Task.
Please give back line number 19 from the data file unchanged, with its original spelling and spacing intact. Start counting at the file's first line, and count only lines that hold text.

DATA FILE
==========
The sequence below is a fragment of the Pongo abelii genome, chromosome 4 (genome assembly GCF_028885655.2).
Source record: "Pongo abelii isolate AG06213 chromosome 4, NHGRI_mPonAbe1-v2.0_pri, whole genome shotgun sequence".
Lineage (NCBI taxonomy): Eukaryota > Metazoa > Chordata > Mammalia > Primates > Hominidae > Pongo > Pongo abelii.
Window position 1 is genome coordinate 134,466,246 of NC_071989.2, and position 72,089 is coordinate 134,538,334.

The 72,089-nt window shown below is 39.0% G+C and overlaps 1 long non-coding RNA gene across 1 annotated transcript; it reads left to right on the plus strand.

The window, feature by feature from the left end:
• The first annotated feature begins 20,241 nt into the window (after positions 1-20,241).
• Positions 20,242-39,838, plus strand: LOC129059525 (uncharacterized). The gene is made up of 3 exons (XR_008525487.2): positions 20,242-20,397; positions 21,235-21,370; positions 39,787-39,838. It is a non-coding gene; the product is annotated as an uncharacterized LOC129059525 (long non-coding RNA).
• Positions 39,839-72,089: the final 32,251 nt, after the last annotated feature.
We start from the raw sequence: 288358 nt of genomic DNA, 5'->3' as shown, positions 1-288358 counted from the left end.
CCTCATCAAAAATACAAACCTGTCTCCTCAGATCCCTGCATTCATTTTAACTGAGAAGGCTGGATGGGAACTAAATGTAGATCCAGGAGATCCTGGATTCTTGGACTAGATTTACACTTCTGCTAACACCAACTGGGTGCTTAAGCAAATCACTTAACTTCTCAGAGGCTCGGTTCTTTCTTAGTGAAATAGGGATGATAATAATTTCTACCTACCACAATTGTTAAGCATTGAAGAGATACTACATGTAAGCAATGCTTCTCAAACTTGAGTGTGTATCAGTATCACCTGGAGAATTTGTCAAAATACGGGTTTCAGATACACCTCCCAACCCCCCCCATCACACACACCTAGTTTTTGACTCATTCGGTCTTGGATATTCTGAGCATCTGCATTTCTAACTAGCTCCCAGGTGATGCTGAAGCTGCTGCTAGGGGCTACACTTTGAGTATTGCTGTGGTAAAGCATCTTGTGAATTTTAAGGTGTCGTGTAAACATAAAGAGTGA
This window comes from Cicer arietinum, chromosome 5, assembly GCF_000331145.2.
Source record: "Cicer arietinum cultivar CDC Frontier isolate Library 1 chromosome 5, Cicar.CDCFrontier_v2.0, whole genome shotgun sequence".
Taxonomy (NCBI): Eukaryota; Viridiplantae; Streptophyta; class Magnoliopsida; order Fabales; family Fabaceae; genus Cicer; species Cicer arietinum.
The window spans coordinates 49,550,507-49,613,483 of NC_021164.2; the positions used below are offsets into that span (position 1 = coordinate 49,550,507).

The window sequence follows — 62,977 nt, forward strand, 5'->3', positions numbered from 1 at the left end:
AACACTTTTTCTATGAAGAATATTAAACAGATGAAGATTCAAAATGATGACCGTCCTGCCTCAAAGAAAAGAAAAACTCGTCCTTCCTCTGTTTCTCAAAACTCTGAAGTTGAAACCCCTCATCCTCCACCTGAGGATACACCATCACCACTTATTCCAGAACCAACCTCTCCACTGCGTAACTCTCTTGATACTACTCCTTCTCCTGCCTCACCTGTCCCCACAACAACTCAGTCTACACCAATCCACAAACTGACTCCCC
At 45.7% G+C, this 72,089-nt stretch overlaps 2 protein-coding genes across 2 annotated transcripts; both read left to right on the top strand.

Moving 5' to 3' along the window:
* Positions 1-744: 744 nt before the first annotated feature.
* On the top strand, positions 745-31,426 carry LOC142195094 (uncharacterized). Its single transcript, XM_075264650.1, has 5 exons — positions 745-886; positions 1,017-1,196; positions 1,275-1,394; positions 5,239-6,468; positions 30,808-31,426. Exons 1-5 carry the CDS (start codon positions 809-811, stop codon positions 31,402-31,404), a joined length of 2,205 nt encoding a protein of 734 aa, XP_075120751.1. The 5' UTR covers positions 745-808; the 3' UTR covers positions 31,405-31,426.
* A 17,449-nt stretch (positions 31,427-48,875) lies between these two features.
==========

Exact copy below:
Moving 5' to 3' along the window: